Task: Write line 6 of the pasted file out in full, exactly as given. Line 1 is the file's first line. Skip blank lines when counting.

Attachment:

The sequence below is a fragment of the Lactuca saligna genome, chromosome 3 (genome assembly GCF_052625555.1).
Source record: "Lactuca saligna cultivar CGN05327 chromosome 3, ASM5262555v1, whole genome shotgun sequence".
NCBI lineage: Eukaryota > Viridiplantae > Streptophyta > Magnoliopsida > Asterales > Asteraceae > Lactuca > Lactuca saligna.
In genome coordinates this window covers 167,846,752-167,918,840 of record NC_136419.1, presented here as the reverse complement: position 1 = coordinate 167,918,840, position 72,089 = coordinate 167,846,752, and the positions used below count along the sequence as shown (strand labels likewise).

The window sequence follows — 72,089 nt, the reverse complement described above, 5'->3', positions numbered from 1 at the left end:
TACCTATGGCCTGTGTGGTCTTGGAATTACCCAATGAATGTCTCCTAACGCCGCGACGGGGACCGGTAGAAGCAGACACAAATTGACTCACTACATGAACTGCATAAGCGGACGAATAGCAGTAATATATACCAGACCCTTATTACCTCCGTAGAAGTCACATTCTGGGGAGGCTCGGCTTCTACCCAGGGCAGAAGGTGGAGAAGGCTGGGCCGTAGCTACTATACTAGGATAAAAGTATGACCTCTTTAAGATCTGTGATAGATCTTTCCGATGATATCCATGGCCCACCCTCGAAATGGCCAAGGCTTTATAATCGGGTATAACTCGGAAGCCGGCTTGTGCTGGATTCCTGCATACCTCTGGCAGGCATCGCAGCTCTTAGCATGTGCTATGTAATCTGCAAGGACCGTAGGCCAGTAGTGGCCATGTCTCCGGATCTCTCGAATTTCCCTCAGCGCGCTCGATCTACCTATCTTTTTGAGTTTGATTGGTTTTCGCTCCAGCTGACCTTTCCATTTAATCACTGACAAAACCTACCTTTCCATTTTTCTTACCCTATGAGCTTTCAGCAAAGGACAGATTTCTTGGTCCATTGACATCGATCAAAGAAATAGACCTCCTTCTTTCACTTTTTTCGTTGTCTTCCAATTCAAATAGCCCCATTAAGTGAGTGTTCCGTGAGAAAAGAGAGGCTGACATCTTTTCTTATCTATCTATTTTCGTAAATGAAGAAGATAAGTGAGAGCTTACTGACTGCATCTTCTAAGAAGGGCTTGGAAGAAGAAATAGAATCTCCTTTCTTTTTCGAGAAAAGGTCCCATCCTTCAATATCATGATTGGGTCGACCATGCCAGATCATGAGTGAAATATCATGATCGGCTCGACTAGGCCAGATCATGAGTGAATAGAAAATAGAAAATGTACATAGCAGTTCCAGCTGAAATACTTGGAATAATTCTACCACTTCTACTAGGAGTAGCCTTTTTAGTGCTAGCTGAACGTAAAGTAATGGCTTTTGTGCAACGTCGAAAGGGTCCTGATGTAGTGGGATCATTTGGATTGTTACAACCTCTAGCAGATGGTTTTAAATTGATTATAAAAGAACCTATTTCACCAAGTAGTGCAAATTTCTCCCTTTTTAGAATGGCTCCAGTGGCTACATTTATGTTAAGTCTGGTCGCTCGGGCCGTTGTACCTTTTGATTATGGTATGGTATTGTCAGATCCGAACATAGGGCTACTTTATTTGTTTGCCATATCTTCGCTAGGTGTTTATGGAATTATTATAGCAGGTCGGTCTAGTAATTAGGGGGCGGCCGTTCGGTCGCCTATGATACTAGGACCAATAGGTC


TACCTATGGCCTGTGTGGTCTTGGAATTACCCAATGAATGTCTCCTAACGCCGCGACGGGGACCGGTAGAAGCAGACACAAATTGACTCACTACATGAACTGCATAAGCGGACGAATAGCAGTAATATATACCAGACCCTTATTACCTCCGTAGAAGTCACATTCTGGGGAGGCTCGGCTTCTACCCAGGGCAGAAGGTGGAGAAGGCTGGGCCGTAGCTACTATACTAGGATAAAAGTATGACCTCTTTAAGATCTGTGATAGATCTTTCCGATGATATCCATGGCCCACCCTCGAAATGGCCAAGGCTTTATAATCGGGTATAACTCGGAAGCCGGCTTGTGCTGGATTCCTGCATACCTCTGGCAGGCATCGCAGCTCTTAGCATGTGCTATGTAATCTGCAAGGACCGTAGGCCAGTAGTGGCCATGTCTCCGGATCTCTCGAATTTCCCTCAGCGCGCTCGATCTACCTATCTTTTTGAGTTTGATTGGTTTTCGCTCCAGCTGACCTTTCCATTTAATCACTGACAAAACCTACCTTTCCATTTTTCTTACCCTATGAGCTTTCAGCAAAGGACAGATTTCTTGGTCCATTGACATCGATCAAAGAAATAGACCTCCTTCTTTCACTTTTTTCGTTGTCTTCCAATTCAAATAGCCCCATTAAGTGAGTGTTCCGTGAGAAAAGAGAGGCTGACATCTTTTCTTATCTATCTATTTTCGTAAATGAAGAAGATAAGTGAGAGCTTACTGACTGCATCTTCTAAGAAGGGCTTGGAAGAAGAAATAGAATCTCCTTTCTTTTTCGAGAAAAGGTCCCATCCTTCAATATCATGATTGGGTCGACCATGCCAGATCATGAGTGAAATATCATGATCGGCTCGACTAGGCCAGATCATGAGTGAATAGAAAATAGAAAATGTACATAGCAGTTCCAGCTGAAATACTTGGAATAATTCTACCACTTCTACTAGGAGTAGCCTTTTTAGTGCTAGCTGAACGTAAAGTAATGGCTTTTGTGCAACGTCGAAAGGGTCCTGATGTAGTGGGATCATTTGGATTGTTACAACCTCTAGCAGATGGTTTTAAATTGATTATAAAAGAACCTATTTCACCAAGTAGTGCAAATTTCTCCCTTTTTAGAATGGCTCCAGTGGCTACATTTATGTTAAGTCTGGTCGCTCGGGCCGTTGTACCTTTTGATTATGGTATGGTATTGTCAGATCCGAACATAGGGCTACTTTATTTGTTTGCCATATCTTCGCTAGGTGTTTATGGAATTATTATAGCAGGTCGGTCTAGTAATTAGGGGGCGGCCGTTCGGTCGCCTATGATACTAGGACCAATAGGTC